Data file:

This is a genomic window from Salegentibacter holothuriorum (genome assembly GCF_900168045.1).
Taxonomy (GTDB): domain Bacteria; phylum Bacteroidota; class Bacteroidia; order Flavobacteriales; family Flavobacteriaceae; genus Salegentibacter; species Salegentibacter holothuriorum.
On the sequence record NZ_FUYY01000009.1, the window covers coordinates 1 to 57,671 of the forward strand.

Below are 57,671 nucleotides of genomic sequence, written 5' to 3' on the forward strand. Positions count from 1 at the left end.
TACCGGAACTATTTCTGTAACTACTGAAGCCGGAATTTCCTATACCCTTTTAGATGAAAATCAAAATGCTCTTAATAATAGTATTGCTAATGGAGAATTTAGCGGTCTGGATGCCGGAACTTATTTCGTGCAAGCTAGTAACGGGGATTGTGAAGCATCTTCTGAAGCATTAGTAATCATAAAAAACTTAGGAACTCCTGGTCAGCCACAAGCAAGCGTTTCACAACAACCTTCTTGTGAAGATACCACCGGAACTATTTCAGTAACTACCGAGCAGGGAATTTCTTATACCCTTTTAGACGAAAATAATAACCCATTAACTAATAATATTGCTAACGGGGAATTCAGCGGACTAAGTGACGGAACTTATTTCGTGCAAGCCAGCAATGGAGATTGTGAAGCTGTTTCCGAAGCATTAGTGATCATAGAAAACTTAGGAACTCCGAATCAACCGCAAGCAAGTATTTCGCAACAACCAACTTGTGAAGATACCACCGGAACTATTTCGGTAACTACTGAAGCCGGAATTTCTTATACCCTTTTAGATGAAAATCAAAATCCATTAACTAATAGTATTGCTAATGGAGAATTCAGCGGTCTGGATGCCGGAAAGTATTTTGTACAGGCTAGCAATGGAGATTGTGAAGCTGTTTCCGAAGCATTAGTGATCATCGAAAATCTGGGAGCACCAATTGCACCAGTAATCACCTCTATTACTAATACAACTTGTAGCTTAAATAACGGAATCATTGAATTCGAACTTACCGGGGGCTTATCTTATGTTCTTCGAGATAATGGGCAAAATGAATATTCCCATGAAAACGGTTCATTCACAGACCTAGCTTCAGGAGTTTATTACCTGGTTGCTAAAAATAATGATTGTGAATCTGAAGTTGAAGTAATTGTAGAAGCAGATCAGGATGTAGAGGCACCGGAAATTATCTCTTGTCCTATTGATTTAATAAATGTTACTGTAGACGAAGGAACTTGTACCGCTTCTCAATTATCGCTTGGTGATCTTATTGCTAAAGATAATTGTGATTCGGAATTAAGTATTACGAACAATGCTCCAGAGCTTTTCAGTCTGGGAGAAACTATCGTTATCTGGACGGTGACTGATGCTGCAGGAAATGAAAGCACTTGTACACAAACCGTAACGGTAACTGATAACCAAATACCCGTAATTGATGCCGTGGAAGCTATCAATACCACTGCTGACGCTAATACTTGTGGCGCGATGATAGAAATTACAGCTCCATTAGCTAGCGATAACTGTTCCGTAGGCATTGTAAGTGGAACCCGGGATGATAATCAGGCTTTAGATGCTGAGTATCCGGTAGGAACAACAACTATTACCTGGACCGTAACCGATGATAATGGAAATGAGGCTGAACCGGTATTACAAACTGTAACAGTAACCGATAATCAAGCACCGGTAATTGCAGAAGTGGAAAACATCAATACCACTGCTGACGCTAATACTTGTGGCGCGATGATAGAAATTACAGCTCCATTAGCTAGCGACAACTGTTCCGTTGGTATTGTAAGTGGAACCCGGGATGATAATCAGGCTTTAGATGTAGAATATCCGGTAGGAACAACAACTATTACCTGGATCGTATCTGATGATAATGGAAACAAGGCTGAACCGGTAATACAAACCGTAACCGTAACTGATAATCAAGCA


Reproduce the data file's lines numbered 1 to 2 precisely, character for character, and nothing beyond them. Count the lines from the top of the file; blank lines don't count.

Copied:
This is a genomic window from Salegentibacter holothuriorum (genome assembly GCF_900168045.1).
Taxonomy (GTDB): domain Bacteria; phylum Bacteroidota; class Bacteroidia; order Flavobacteriales; family Flavobacteriaceae; genus Salegentibacter; species Salegentibacter holothuriorum.